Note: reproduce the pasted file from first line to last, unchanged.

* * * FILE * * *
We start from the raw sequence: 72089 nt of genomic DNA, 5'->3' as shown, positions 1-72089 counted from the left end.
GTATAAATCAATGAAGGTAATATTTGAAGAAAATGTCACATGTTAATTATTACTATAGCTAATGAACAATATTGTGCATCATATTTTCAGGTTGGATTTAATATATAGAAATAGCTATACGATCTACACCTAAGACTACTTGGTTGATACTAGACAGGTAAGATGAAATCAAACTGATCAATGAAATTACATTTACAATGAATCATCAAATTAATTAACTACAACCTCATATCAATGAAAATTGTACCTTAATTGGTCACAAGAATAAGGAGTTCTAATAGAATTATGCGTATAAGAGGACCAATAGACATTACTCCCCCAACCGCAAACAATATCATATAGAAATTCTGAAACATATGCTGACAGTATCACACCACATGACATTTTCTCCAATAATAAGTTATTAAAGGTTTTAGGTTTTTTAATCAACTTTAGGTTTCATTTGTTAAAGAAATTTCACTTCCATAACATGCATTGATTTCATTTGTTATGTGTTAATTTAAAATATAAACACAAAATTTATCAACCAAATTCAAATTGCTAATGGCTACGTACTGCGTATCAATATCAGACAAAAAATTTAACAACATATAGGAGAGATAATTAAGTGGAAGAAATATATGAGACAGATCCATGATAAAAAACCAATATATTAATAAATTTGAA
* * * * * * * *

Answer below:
We start from the raw sequence: 72089 nt of genomic DNA, 5'->3' as shown, positions 1-72089 counted from the left end.
GTATAAATCAATGAAGGTAATATTTGAAGAAAATGTCACATGTTAATTATTACTATAGCTAATGAACAATATTGTGCATCATATTTTCAGGTTGGATTTAATATATAGAAATAGCTATACGATCTACACCTAAGACTACTTGGTTGATACTAGACAGGTAAGATGAAATCAAACTGATCAATGAAATTACATTTACAATGAATCATCAAATTAATTAACTACAACCTCATATCAATGAAAATTGTACCTTAATTGGTCACAAGAATAAGGAGTTCTAATAGAATTATGCGTATAAGAGGACCAATAGACATTACTCCCCCAACCGCAAACAATATCATATAGAAATTCTGAAACATATGCTGACAGTATCACACCACATGACATTTTCTCCAATAATAAGTTATTAAAGGTTTTAGGTTTTTTAATCAACTTTAGGTTTCATTTGTTAAAGAAATTTCACTTCCATAACATGCATTGATTTCATTTGTTATGTGTTAATTTAAAATATAAACACAAAATTTATCAACCAAATTCAAATTGCTAATGGCTACGTACTGCGTATCAATATCAGACAAAAAATTTAACAACATATAGGAGAGATAATTAAGTGGAAGAAATATATGAGACAGATCCATGATAAAAAACCAATATATTAATAAATTTGAA